The 2021 Tax Season, which started about a month ago, is off to a bumpy start. According to the most recent filing season statistics released by the IRS return processing is down by 30% over last year while website traffic is up almost seventy percent! There are increasing calls for the IRS to delay tax day, AGAIN, and Congress has just finished passing legislation with several significant changes for both the 2020 & 2021 tax years.
In a tax season fraught with uncertainty, and tax day fast approaching, there are several tax surprises out there ready to cause trouble for taxpayers and tax pros alike. Here’s a look at a few that may result in some unexpected tax bills this filing season.
The IRS has slowly, but surely, been placing increased focus on ensuring cryptocurrency transactions are reported. This includes hiring cryptocurrency experts, creating databases for collection & exam personnel, and the creation of ‘Operation Hidden Treasure’, a dedicated program for tracking those who fail to report. The new 2020 Form 1040 moved a reporting question from Schedule 1 on 2019 right onto the front page of the 1040 ensuring every taxpayer must now answer this question and the IRS can continue building a database for further tracking. For tax pros this means you must now ensure you are asking about your clients about any involvement they have in cryptocurrency.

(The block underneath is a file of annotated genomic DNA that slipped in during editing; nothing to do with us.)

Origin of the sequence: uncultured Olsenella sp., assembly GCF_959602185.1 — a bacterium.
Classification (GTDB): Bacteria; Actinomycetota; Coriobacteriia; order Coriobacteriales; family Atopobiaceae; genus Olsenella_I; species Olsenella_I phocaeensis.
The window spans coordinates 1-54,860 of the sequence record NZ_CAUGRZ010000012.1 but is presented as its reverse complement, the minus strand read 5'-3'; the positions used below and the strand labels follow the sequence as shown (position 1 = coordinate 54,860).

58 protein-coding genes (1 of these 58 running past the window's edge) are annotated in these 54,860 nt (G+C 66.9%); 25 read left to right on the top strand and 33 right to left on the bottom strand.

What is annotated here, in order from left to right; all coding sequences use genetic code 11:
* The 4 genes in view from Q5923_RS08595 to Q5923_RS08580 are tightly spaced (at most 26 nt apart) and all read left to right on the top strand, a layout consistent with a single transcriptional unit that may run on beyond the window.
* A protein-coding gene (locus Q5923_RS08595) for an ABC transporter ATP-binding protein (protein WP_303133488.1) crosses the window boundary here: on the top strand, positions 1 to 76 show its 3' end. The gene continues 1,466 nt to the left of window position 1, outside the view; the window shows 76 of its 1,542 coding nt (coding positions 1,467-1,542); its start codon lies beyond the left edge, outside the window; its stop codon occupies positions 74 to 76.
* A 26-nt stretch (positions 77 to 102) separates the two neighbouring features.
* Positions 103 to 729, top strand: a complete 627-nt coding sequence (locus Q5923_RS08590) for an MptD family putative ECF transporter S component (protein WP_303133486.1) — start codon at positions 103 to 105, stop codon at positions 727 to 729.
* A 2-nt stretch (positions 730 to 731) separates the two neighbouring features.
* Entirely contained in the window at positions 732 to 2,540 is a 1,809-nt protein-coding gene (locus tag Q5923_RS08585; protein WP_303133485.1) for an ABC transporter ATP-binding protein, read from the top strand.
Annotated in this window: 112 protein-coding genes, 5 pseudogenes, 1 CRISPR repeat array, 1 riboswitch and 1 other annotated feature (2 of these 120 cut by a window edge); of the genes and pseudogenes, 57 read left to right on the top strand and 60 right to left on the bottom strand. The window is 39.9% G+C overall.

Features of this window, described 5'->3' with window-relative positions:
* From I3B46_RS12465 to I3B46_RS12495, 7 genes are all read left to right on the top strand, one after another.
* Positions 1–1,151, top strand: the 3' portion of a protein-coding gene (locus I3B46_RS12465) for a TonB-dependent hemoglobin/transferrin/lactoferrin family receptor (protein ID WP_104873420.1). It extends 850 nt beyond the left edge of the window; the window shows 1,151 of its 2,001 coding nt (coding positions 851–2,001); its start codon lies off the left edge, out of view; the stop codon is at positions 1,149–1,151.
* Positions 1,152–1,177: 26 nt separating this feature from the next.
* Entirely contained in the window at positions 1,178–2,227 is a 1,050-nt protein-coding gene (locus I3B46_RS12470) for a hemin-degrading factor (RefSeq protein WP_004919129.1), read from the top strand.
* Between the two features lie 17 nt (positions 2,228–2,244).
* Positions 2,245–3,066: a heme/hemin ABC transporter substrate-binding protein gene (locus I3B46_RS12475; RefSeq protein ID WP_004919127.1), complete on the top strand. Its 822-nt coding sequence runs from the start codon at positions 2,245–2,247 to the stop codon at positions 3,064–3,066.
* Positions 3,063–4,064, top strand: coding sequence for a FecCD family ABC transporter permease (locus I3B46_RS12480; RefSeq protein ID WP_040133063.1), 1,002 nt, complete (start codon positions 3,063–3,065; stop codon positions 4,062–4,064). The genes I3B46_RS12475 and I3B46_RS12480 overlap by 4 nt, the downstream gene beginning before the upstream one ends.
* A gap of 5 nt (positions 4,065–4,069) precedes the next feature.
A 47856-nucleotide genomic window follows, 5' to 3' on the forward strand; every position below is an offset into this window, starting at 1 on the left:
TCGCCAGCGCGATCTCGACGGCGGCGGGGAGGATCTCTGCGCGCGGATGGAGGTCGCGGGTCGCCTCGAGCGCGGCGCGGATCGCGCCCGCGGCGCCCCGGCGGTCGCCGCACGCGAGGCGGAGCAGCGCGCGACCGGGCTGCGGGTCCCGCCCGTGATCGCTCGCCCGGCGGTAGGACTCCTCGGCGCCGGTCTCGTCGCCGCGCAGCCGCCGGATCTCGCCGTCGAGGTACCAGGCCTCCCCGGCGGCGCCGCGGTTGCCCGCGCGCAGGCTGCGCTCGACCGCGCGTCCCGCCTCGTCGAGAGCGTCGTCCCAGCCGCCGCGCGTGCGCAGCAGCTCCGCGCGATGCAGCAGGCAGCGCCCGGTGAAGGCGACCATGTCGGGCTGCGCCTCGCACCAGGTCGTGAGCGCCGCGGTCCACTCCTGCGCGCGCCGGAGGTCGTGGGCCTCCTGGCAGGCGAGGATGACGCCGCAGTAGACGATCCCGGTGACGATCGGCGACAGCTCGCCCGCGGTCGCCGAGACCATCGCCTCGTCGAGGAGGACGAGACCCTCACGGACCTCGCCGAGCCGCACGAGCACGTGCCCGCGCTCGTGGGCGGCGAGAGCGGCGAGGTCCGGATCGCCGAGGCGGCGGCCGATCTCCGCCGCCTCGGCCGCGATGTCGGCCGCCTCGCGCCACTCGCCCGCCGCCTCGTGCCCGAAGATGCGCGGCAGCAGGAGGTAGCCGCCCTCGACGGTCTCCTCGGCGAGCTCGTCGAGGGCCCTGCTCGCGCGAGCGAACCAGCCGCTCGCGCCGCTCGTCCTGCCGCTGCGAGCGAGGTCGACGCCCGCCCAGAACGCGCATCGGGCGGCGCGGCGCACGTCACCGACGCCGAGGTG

Bitcoin, created in 2009, is the original and most well-known cryptocurrency however there are over 6,000 different altcoins on the market. 2020 was a good year for bitcoin, and cryptocurrency in general, as values jumped to a three year high. There has also been increased mainstream and corporate confidence in cryptocurrencies, proving once and for all that they are here to stay. Any sales of bitcoin, whether a loss or gain, must be reported on a taxpayer’s tax return, although purchase just requires self-reporting on page 1 of the 1040. Failure to report will result in a nasty tax surprise down the road.
In the wake of the great recession the side hustle and gig economy took off and has become a large part of the American economy. Gig work is almost synonymous with technology, and even the IRS defines gig work as income earned “often through an app or website.” Whether that App is Etsy, Uber, Doordash, Ebay, or Instacart (just to name a few) the income is almost always 1099, with no taxes withheld. As part of a side hustle the effect on a taxpayer’s bill is often negligible, or manageable, with W-2 withholding offsetting the additional tax. They also may not have been making enough in the past to be concerned about tracking expenses like mileage or Cost of Goods Sold (COGS).
As unemployment swept across America many looked to make their side hustle a full time job and others took up gig for the first time. If 2020 was their first experience with gig work, chances are they were not aware of the tax implications and could be looking at an unexpected tax bill. A lack of Estimated (ES) tax payments and/or incomplete records will make it even more painful!